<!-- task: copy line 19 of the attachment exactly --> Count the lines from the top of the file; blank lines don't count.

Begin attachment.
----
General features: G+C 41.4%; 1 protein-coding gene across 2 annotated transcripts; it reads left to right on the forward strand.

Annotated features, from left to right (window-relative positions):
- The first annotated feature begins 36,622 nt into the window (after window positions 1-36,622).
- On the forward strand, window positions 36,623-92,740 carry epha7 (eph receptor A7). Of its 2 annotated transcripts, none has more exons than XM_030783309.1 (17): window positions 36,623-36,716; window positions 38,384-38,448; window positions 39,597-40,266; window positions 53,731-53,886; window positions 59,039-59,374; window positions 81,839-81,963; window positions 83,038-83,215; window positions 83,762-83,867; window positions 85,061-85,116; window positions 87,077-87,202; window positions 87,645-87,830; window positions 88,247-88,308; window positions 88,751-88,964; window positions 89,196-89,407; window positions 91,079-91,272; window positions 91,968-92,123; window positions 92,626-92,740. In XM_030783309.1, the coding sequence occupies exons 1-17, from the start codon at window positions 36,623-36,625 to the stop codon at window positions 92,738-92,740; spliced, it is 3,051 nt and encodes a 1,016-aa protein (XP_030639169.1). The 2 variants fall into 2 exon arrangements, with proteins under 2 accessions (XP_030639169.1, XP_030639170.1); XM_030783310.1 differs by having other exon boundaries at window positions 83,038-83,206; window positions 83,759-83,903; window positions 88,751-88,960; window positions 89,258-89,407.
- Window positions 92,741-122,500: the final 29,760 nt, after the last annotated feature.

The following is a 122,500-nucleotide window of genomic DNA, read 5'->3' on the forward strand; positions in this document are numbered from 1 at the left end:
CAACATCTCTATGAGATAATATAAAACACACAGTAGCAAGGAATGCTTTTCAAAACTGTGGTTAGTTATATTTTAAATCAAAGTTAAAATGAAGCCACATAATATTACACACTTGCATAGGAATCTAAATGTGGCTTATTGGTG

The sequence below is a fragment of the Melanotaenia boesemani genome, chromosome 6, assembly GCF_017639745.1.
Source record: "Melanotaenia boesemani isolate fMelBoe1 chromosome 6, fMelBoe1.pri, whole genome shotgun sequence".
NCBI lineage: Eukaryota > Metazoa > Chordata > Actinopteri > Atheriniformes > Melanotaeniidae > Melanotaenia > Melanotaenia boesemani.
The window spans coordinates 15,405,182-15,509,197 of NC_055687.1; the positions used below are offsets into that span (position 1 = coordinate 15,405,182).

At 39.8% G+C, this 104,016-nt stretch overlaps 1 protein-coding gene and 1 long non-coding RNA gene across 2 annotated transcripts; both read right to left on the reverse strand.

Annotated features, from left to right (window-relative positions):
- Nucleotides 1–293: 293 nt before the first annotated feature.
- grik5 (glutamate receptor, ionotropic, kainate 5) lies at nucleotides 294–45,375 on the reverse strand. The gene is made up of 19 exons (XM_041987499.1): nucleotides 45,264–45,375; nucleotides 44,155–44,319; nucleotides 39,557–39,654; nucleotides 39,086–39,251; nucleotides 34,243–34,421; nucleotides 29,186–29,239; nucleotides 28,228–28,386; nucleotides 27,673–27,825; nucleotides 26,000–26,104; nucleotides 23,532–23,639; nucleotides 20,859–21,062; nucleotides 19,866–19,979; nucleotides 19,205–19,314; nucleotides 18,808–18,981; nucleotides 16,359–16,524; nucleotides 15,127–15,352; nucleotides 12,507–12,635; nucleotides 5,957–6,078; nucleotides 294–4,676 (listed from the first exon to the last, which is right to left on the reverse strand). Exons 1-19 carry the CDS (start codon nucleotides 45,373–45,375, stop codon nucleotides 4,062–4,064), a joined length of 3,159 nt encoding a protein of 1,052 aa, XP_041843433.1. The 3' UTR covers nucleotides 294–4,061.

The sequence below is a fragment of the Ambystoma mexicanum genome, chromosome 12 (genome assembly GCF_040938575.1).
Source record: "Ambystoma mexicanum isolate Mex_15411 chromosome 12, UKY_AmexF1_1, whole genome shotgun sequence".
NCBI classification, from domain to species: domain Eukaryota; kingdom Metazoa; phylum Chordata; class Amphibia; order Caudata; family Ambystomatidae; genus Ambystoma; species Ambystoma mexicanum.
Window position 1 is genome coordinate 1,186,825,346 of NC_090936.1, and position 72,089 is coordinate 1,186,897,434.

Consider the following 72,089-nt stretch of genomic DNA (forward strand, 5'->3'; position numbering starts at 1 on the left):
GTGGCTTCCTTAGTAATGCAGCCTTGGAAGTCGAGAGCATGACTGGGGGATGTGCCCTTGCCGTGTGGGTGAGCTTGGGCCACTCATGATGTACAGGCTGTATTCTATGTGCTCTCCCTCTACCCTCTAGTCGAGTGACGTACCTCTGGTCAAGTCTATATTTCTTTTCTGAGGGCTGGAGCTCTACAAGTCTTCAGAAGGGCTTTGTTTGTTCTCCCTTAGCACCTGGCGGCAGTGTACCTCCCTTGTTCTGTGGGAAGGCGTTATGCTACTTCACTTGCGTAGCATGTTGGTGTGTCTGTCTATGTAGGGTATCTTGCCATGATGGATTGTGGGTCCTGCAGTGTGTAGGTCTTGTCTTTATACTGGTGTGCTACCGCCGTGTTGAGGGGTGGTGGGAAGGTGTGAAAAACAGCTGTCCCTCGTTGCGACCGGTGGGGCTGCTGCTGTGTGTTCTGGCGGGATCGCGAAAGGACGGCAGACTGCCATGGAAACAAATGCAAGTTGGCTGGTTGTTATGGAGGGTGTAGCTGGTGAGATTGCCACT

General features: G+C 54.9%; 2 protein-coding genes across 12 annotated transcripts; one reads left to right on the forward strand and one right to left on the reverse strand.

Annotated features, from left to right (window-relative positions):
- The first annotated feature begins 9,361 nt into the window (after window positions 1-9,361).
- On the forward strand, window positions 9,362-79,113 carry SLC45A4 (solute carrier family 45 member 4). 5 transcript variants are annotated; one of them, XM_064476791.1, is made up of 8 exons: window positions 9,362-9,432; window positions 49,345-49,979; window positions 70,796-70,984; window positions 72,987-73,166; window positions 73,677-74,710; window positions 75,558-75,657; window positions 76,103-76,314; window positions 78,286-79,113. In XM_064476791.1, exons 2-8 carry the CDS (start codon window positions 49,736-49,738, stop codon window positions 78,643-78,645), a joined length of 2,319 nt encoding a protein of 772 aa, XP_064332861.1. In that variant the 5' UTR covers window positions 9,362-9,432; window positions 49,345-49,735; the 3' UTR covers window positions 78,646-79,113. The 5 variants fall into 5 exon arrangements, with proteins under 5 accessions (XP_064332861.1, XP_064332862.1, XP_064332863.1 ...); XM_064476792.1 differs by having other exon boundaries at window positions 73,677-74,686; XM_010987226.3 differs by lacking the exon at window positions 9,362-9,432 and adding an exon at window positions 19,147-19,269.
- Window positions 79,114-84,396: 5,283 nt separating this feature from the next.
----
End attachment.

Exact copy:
Window position 1 is genome coordinate 1,186,825,346 of NC_090936.1, and position 72,089 is coordinate 1,186,897,434.